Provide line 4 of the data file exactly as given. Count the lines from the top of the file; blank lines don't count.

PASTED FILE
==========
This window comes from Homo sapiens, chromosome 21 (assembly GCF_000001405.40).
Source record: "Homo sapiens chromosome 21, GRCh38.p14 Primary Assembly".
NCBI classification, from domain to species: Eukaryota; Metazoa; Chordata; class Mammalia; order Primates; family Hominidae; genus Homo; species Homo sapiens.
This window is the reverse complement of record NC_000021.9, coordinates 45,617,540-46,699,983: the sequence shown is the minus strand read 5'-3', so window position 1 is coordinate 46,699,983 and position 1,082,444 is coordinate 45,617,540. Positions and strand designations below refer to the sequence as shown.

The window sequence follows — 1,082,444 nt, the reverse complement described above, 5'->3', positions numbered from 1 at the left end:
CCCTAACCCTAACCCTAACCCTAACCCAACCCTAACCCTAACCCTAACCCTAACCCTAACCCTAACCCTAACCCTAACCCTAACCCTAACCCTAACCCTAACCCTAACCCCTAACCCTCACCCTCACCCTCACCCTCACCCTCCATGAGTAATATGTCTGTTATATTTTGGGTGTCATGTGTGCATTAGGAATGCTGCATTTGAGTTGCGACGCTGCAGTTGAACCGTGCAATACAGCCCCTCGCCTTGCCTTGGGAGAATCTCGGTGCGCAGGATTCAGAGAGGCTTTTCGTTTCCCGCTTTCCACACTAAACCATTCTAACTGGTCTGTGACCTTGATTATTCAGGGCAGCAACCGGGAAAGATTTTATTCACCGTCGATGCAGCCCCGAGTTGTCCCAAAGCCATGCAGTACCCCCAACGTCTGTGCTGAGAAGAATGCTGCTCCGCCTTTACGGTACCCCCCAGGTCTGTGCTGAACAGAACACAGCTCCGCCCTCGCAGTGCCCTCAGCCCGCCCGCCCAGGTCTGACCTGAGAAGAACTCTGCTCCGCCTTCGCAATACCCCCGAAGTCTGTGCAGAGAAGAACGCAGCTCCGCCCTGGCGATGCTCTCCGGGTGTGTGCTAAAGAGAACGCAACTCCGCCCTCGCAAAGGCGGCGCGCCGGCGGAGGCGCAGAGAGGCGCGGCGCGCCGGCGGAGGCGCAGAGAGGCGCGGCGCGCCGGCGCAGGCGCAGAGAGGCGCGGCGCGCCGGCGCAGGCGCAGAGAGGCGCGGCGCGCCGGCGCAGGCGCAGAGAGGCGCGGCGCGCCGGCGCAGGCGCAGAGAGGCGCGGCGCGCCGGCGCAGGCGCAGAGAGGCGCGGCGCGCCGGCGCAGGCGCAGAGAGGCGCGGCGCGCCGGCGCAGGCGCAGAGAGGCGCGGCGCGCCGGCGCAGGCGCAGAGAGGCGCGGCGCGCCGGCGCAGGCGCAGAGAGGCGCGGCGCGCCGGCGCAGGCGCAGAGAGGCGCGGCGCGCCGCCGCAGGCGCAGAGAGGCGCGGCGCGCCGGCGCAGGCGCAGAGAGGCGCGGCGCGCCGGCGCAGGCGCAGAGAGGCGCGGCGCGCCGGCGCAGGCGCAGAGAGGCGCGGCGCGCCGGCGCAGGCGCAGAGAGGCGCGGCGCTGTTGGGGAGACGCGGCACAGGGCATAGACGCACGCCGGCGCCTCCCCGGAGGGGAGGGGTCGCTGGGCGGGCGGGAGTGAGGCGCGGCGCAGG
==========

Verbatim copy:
This window is the reverse complement of record NC_000021.9, coordinates 45,617,540-46,699,983: the sequence shown is the minus strand read 5'-3', so window position 1 is coordinate 46,699,983 and position 1,082,444 is coordinate 45,617,540. Positions and strand designations below refer to the sequence as shown.